Usually the system goes like this: Good answer = get some points, no answer = no points, wrong answer = negative points.
Note that by this system, students who don't study a part of the material do get penalized by not getting any points, is just that the penalty is not as big as by guessing the wrong answer.
I do believe that this system works well as it is and would be wrong to penalize wrong answers. The catch is that the system has to be designed in such a way that the expected value for random guessing should be lower than the expected value for no answers.
Here is why I think why negative blanks would be wrong:
In theory, the goal of the tests is to test what the students know and what they don't know. By encouraging them to leave blanks when they don't know the answer it becomes clear even to them what they do not know and what they know.
Also, by forcing them to answer at random the grade of average and weak students becomes more a measure of luck than of knowledge. A weak student who guesses by luck 7 out of 12 answers will get more points than a student who doesn't know 6 answers but misses all 6 of them.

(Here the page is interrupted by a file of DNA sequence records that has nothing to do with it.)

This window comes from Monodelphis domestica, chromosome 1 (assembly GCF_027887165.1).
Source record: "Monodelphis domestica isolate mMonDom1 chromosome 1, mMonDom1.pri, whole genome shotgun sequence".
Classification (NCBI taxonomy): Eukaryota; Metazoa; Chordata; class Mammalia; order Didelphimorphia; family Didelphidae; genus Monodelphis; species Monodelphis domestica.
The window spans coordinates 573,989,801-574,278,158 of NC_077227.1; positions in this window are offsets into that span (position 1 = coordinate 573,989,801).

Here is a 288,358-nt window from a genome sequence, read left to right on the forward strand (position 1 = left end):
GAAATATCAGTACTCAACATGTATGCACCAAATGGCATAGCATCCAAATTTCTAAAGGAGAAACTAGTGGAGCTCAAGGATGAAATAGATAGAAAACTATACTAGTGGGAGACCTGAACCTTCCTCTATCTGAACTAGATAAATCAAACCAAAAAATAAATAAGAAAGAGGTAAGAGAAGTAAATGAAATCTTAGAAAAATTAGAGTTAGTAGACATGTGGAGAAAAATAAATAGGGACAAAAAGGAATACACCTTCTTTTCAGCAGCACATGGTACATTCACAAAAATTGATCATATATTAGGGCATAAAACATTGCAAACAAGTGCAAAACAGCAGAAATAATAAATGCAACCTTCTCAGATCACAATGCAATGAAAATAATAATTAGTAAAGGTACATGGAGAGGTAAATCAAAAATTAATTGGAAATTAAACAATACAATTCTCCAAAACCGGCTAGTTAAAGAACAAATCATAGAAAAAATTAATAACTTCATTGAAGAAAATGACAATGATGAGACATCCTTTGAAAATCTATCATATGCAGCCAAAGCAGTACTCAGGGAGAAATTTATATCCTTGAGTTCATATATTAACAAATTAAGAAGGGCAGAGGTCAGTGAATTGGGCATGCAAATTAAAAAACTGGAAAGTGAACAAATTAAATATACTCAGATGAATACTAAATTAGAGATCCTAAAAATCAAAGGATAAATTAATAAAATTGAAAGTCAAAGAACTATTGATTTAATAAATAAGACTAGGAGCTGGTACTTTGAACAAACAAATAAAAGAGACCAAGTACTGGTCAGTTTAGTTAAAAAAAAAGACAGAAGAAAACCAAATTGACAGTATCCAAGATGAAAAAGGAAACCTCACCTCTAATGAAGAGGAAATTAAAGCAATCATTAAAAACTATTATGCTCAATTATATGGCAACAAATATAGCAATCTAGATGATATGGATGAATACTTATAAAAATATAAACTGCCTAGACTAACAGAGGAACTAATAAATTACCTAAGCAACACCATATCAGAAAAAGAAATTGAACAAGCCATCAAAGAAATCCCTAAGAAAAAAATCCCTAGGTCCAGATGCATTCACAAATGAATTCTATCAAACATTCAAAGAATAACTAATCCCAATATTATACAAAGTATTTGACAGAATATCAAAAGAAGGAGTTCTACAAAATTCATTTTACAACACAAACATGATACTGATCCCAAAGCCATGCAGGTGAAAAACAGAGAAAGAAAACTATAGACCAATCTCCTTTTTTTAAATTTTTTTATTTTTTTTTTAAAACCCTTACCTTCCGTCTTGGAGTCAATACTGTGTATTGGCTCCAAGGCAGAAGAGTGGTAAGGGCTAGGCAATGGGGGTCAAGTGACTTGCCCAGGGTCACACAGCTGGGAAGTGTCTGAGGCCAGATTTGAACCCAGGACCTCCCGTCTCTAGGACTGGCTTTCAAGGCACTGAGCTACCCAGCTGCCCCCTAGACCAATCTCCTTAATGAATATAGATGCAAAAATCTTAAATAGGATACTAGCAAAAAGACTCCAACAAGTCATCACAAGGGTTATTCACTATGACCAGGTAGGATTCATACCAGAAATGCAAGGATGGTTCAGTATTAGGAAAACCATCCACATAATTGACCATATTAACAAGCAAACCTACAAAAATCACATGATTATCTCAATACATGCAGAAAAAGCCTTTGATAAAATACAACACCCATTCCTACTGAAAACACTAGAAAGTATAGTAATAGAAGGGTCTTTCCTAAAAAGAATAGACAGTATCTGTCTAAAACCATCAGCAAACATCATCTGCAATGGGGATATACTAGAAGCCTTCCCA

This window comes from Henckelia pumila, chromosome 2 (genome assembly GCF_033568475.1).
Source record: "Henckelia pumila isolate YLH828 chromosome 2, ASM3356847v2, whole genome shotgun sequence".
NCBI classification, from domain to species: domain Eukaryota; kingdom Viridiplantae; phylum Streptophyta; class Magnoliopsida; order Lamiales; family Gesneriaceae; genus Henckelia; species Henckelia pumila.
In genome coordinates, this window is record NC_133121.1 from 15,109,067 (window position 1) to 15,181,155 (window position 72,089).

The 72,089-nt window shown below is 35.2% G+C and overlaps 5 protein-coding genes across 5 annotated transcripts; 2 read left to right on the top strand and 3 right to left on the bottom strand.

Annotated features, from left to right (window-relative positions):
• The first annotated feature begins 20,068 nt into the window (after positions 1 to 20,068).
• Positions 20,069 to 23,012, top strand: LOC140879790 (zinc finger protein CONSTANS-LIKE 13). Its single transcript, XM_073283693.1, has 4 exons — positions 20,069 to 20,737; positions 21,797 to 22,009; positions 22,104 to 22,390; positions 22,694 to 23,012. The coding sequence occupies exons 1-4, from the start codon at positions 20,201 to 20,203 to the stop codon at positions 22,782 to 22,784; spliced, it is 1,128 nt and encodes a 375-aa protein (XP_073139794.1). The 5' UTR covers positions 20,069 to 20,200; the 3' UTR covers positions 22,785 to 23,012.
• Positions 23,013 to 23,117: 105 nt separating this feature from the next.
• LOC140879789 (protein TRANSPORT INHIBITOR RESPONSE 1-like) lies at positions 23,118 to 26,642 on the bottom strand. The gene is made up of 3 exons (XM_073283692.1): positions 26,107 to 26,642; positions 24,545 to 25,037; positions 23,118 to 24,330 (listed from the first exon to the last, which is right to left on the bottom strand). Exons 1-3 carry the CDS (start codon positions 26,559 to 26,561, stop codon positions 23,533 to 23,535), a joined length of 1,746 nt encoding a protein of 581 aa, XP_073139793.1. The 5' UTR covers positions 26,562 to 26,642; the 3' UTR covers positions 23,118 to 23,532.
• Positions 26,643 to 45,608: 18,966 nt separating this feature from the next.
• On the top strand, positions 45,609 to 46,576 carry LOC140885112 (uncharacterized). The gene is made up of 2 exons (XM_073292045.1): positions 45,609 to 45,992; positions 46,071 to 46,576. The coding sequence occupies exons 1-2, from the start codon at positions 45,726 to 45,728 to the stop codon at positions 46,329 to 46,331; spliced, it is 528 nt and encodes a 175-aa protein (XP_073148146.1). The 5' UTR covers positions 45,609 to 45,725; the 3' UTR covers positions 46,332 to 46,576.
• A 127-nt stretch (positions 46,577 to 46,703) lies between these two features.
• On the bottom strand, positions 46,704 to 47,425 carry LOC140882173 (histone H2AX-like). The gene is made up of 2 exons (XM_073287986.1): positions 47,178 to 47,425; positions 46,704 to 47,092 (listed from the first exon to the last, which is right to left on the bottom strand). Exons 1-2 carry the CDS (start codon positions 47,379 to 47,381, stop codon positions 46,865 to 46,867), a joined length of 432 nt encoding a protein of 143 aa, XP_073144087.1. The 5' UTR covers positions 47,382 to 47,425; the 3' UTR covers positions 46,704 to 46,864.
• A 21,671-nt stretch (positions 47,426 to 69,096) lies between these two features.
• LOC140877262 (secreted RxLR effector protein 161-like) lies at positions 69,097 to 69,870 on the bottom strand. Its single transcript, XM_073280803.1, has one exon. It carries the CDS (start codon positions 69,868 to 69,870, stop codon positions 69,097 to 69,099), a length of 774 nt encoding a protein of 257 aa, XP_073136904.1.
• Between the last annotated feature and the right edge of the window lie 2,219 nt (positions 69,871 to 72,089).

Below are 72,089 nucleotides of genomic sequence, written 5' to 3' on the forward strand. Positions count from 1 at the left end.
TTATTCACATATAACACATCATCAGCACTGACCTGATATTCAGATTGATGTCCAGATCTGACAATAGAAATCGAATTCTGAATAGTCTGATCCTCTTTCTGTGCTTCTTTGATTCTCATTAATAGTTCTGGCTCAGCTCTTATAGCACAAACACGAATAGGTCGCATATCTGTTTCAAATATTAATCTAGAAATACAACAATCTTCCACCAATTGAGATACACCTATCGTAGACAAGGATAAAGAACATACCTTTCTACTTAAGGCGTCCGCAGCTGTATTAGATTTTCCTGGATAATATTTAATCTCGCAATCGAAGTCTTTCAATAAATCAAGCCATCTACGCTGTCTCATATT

And if you think that this is not relevant, ask yourself the following question: would you trust your doctor if he passed his classes by guessing the answers? Would you trust him if he diagnoses by randomly guessing?
P.S. Just to clarify, the answer to your question depends by what you understand by "improved test results". For me the relevance of a test is to test the actual knowledge of the students, and a test result is good if there is a strong correlation between the knowledge and the result. In this sense, the test results would definitely not improve.
If by test results you understand the average score, then the scores would improve. But then, instead of doing this just give each student 100%, that would be the best test ever right? But then, the score of the "best test ever" would be completely irrelevant, and most likely useless (especially in the cases where the score is used for ranking i.e. admission, scholarships,..)